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Oliver Twist Charles Dickens. How Does Charles Dickens Expose Victorian Society's Awful Treatment Of Children Of The Poor?

1264 words - 5 pages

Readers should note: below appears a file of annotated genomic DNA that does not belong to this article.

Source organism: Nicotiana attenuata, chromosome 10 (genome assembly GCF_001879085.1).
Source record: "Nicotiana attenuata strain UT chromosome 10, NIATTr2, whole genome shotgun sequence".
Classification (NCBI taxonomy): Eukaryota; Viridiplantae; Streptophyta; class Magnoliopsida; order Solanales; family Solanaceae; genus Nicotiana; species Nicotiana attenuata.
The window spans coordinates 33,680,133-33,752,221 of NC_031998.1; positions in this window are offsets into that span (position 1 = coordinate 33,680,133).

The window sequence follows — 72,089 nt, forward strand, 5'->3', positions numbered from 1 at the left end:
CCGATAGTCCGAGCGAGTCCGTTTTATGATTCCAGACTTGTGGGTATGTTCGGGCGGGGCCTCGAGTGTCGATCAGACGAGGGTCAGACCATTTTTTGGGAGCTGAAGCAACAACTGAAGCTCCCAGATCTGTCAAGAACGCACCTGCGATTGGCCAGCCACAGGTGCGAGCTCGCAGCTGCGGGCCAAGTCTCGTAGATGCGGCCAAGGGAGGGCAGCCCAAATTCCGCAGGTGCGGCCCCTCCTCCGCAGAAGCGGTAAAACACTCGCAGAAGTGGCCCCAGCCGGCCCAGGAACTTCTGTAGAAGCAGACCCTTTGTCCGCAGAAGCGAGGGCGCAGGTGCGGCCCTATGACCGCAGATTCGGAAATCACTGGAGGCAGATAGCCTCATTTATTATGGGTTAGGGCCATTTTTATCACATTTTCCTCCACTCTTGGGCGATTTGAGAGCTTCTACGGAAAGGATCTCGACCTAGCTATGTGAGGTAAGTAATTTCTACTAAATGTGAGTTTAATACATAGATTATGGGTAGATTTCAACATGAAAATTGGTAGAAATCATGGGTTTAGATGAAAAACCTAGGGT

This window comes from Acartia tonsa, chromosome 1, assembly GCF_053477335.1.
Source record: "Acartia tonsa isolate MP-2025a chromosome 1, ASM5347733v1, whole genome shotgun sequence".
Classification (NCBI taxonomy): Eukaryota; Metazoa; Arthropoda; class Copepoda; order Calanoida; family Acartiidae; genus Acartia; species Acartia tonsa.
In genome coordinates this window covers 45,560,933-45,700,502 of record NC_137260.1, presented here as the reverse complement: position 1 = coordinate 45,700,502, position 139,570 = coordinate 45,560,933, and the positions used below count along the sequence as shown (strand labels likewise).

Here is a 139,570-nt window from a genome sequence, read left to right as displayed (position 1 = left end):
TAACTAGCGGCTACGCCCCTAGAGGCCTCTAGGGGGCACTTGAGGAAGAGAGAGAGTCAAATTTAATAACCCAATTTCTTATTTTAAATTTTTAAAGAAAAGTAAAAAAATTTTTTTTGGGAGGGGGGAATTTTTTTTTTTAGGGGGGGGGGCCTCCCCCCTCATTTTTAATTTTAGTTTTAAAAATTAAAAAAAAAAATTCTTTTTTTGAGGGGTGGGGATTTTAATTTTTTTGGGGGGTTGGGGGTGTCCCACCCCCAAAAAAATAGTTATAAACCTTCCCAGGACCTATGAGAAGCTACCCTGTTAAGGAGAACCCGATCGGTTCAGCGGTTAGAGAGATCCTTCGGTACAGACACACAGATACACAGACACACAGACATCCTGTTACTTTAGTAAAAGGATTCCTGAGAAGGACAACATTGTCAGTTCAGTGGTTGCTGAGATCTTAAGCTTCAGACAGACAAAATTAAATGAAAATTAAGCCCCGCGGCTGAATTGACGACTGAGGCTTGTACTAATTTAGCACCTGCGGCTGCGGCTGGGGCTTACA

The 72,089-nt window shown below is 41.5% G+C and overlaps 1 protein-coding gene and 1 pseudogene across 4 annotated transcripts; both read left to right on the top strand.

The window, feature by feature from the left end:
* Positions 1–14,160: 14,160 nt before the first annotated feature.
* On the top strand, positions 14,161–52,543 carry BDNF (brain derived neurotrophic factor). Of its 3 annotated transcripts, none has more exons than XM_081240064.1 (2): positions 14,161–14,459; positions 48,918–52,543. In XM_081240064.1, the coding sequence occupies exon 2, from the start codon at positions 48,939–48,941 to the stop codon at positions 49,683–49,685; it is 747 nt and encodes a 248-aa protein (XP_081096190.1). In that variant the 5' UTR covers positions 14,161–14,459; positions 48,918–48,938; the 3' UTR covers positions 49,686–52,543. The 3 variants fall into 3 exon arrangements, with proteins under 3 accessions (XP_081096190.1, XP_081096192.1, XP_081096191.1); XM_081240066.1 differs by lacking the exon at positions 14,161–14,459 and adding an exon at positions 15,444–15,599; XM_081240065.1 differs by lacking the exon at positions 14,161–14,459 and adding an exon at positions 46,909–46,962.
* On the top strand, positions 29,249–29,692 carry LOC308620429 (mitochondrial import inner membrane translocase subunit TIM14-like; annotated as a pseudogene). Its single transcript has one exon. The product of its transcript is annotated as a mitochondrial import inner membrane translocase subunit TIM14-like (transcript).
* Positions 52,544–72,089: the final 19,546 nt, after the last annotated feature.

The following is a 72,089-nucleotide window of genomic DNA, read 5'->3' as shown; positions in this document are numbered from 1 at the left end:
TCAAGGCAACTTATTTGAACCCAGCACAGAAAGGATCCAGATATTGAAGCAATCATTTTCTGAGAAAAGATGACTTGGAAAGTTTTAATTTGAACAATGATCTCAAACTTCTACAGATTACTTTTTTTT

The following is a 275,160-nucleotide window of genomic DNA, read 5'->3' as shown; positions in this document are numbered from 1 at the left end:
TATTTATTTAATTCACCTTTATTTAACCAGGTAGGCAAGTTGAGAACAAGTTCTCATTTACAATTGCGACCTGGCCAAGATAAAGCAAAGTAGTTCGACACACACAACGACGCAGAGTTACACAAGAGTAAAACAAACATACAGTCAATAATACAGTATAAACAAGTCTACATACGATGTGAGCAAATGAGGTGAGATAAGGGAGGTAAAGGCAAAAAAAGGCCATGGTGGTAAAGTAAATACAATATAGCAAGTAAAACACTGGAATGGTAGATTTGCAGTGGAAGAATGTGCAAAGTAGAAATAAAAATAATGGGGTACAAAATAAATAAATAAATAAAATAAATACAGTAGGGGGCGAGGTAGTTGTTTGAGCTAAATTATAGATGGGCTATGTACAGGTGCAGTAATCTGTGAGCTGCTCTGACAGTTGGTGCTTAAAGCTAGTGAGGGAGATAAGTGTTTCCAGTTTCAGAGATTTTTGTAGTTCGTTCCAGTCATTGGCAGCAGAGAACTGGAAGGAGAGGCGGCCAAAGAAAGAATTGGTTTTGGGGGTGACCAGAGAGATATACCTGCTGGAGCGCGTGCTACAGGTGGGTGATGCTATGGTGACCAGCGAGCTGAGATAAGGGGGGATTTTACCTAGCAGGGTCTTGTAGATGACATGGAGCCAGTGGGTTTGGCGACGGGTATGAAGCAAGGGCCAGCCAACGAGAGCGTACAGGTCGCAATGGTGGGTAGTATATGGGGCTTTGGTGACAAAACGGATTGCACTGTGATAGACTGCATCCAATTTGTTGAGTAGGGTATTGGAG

The treatment of the poor in Victorian times were terrible. The poor were incredibly poor, with no housing or enough money to support their families, unlike today, where poor means buying economy products instead of brand names. In Victorian England the pace of industrialisation was such that there was a large gap between the poor and the rich and the poor had hardly any rights at all. In Dickens novel, Oliver Twist, he shows how bad the life of the poor was, children in particular.In Oliver Twist, Oliver was born in a workhouse, this happened right at the start of the book, and Dickens shows right away how since Oliver started out life in a workhouse he was set in life as a poor person: "It would have been hard for the haughtiest stranger to have assigned to him his proper station in society..."Dickens shows how badly the poor were treated all their lives by the narrator telling us of Mrs Mann, a woman who was in charge of lots of orphan children. Her treatment of them was uncaring- the children in her care were: "inadvertently scalded to death when there happened to be a washing," or accidentally starved to death from neglect. Because Oliver was placed in society as being poor, he was treated very badly with no affection or love, just hostility and neglect.When Oliver became 9, he was too old to stay with Mrs Mann under her care and was moved to work in a workhouse with hundreds of other poor people, lunatics, criminals, and prostitutes. Because of the Poor Law Amendment Act of 1834, conditions in workhouses were terrible. The original Poof Law was that "outdoor relief"- food given out to poor people to survive- was given to all unemployed people and people with very low wages. This didn't work because the employers just took this as a chance to lower wages further. Because of this, numbers in workhouses shot up. The Poor Law Amendment Act was then made to try to lower the number of poor people and to stop people seeing workhouses as a kind of sanctuary. Instead food rations were lowered to the point of starvation, and families were split up from each other and never saw each other. The Poor Amendment Act made all unemployed people go back to their hometown parish and workhouse. Every able-bodied man, woman and child over 9 were made to work in workhouses in terrible conditions. Dickens showed just how poor the conditions were and how neglected the children were when Oliver is enlisted to beg for more food for the starving children. Dickens is pointing out that if the children were looked after properly they wouldn't have to ask. He was beaten and then given to anyone who would take him for work.After the incident where Oliver asks for more food despite knowing the horrible consequences Oliver is nearly employed by a man called Camfield who obviously doesn't care about Oliver's well being and is clearly an unscrupulous man. Instead, Oliver is taken by Mr Sowebury, the undertaker who wants a young boy to work at his funeral home. Oliver is...

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